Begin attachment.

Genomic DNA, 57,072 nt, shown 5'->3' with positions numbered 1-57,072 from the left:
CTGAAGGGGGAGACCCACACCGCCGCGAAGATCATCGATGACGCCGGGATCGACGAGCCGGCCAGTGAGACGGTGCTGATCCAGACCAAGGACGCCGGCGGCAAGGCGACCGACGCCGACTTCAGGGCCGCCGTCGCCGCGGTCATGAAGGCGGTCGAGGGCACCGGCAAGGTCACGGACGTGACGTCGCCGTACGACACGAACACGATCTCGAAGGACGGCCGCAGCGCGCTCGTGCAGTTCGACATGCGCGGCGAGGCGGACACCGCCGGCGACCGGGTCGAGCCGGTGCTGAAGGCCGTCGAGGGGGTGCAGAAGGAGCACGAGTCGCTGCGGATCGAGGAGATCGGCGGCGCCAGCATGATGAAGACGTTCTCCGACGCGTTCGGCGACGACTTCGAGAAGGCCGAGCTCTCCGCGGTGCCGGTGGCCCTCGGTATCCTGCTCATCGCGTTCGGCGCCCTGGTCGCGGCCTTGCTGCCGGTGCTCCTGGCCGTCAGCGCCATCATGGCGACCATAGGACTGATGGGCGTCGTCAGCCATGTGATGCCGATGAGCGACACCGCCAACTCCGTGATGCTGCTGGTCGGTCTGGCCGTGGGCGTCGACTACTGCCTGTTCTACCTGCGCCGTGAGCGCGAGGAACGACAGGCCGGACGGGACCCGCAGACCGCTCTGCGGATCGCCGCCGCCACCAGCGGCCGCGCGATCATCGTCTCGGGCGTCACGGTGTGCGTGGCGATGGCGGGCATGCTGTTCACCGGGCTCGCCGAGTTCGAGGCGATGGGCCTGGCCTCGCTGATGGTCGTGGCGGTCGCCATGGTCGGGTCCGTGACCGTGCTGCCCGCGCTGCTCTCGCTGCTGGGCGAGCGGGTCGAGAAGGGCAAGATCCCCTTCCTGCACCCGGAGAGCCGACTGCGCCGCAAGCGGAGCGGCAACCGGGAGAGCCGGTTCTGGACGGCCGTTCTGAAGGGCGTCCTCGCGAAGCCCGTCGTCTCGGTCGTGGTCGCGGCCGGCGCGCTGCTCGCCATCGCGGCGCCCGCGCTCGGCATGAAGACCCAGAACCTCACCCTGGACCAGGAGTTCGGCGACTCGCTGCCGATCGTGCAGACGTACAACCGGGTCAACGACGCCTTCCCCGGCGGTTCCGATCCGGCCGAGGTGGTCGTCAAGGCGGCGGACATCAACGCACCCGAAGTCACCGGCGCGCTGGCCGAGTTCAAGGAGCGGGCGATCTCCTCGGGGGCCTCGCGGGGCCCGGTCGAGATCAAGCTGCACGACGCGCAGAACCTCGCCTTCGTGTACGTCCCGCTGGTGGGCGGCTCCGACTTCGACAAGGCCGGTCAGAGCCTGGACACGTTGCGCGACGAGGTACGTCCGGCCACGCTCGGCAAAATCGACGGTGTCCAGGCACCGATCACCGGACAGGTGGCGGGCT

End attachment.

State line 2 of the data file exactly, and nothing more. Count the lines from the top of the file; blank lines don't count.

CTGAAGGGGGAGACCCACACCGCCGCGAAGATCATCGATGACGCCGGGATCGACGAGCCGGCCAGTGAGACGGTGCTGATCCAGACCAAGGACGCCGGCGGCAAGGCGACCGACGCCGACTTCAGGGCCGCCGTCGCCGCGGTCATGAAGGCGGTCGAGGGCACCGGCAAGGTCACGGACGTGACGTCGCCGTACGACACGAACACGATCTCGAAGGACGGCCGCAGCGCGCTCGTGCAGTTCGACATGCGCGGCGAGGCGGACACCGCCGGCGACCGGGTCGAGCCGGTGCTGAAGGCCGTCGAGGGGGTGCAGAAGGAGCACGAGTCGCTGCGGATCGAGGAGATCGGCGGCGCCAGCATGATGAAGACGTTCTCCGACGCGTTCGGCGACGACTTCGAGAAGGCCGAGCTCTCCGCGGTGCCGGTGGCCCTCGGTATCCTGCTCATCGCGTTCGGCGCCCTGGTCGCGGCCTTGCTGCCGGTGCTCCTGGCCGTCAGCGCCATCATGGCGACCATAGGACTGATGGGCGTCGTCAGCCATGTGATGCCGATGAGCGACACCGCCAACTCCGTGATGCTGCTGGTCGGTCTGGCCGTGGGCGTCGACTACTGCCTGTTCTACCTGCGCCGTGAGCGCGAGGAACGACAGGCCGGACGGGACCCGCAGACCGCTCTGCGGATCGCCGCCGCCACCAGCGGCCGCGCGATCATCGTCTCGGGCGTCACGGTGTGCGTGGCGATGGCGGGCATGCTGTTCACCGGGCTCGCCGAGTTCGAGGCGATGGGCCTGGCCTCGCTGATGGTCGTGGCGGTCGCCATGGTCGGGTCCGTGACCGTGCTGCCCGCGCTGCTCTCGCTGCTGGGCGAGCGGGTCGAGAAGGGCAAGATCCCCTTCCTGCACCCGGAGAGCCGACTGCGCCGCAAGCGGAGCGGCAACCGGGAGAGCCGGTTCTGGACGGCCGTTCTGAAGGGCGTCCTCGCGAAGCCCGTCGTCTCGGTCGTGGTCGCGGCCGGCGCGCTGCTCGCCATCGCGGCGCCCGCGCTCGGCATGAAGACCCAGAACCTCACCCTGGACCAGGAGTTCGGCGACTCGCTGCCGATCGTGCAGACGTACAACCGGGTCAACGACGCCTTCCCCGGCGGTTCCGATCCGGCCGAGGTGGTCGTCAAGGCGGCGGACATCAACGCACCCGAAGTCACCGGCGCGCTGGCCGAGTTCAAGGAGCGGGCGATCTCCTCGGGGGCCTCGCGGGGCCCGGTCGAGATCAAGCTGCACGACGCGCAGAACCTCGCCTTCGTGTACGTCCCGCTGGTGGGCGGCTCCGACTTCGACAAGGCCGGTCAGAGCCTGGACACGTTGCGCGACGAGGTACGTCCGGCCACGCTCGGCAAAATCGACGGTGTCCAGGCACCGATCACCGGACAGGTGGCGGGCT